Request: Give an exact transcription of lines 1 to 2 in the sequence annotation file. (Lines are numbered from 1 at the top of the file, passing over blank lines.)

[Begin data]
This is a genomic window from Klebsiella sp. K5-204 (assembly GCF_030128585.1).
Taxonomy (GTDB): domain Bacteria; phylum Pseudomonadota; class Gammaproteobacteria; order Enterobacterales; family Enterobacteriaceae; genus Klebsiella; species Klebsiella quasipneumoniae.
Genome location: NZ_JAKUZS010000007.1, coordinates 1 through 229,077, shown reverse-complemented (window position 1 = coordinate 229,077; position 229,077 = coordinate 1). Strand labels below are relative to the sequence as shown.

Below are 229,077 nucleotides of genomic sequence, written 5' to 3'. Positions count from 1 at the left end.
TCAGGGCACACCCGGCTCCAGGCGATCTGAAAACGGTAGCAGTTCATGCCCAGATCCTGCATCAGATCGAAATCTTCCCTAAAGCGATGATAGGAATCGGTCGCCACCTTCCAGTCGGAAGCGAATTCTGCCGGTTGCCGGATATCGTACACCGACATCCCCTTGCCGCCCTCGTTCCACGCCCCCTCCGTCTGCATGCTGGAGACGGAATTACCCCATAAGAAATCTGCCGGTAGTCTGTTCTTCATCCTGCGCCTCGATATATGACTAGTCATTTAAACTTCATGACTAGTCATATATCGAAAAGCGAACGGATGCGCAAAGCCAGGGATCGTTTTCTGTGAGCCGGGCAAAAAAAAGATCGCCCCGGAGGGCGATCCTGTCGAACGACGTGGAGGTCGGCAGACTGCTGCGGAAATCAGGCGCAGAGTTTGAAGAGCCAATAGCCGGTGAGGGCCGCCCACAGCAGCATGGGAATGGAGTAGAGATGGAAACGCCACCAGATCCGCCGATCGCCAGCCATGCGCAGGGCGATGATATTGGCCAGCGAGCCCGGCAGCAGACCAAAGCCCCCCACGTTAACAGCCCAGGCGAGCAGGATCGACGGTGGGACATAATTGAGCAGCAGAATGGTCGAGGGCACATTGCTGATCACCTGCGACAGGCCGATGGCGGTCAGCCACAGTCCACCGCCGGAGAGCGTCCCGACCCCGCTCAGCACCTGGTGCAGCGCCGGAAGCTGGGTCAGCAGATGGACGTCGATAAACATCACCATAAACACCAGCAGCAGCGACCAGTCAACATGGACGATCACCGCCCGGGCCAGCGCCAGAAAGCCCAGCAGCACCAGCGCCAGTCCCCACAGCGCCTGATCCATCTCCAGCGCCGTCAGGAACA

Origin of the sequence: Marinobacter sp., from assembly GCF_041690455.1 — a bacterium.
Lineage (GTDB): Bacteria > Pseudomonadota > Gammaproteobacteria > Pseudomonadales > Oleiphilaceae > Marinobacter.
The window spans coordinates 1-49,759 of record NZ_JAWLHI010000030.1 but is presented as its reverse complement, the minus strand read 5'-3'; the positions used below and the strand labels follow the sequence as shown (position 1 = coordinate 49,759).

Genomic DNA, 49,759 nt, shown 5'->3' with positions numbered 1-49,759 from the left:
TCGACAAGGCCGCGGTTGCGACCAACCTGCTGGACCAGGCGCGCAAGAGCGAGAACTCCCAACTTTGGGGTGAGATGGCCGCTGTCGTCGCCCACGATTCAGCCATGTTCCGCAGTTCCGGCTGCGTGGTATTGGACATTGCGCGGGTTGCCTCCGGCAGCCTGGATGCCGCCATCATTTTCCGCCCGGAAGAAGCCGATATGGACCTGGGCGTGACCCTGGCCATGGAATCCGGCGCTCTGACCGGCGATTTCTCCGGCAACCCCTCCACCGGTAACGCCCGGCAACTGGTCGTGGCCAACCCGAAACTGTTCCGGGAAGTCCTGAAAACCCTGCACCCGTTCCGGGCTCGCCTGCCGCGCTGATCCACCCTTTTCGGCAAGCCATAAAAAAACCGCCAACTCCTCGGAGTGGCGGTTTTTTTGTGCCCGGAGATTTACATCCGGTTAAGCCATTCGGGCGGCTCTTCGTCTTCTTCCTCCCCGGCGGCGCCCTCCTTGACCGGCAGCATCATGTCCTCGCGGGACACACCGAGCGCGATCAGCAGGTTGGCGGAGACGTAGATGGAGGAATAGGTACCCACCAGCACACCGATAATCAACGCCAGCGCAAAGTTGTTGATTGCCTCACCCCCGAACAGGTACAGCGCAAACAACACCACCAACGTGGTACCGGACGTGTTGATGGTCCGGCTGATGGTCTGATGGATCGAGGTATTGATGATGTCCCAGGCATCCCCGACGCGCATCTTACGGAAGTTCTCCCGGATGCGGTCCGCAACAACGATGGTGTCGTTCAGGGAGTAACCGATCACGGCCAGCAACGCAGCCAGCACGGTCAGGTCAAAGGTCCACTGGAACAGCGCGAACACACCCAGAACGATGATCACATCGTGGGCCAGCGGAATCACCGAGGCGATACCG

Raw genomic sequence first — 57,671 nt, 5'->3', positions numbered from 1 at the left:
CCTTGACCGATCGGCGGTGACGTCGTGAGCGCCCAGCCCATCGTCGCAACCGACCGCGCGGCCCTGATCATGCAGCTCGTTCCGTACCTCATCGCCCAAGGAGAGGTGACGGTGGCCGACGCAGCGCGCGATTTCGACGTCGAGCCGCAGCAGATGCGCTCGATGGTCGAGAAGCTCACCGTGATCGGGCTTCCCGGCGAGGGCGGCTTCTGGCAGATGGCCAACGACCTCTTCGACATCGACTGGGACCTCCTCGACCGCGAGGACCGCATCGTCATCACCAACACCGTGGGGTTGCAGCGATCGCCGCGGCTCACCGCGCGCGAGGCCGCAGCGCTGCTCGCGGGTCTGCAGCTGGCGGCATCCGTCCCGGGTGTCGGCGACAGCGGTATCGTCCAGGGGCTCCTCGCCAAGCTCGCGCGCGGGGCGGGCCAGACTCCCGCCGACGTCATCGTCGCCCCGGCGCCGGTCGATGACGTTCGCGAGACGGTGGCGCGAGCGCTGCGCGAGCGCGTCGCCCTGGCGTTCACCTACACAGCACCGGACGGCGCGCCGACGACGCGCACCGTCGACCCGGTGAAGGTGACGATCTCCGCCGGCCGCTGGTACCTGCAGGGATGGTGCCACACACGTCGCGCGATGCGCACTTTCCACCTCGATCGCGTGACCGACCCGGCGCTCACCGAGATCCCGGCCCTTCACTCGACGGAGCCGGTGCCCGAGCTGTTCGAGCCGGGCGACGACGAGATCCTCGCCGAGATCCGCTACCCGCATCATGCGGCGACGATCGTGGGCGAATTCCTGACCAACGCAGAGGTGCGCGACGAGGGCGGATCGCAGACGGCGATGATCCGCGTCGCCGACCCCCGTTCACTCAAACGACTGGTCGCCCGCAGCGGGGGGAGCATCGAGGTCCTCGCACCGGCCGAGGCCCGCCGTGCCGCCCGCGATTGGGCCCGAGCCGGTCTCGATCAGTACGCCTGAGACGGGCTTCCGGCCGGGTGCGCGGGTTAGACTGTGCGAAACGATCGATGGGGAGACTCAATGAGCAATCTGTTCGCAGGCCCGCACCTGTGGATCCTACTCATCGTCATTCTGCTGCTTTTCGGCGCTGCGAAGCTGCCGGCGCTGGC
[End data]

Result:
This is a genomic window from Klebsiella sp. K5-204 (assembly GCF_030128585.1).
Taxonomy (GTDB): domain Bacteria; phylum Pseudomonadota; class Gammaproteobacteria; order Enterobacterales; family Enterobacteriaceae; genus Klebsiella; species Klebsiella quasipneumoniae.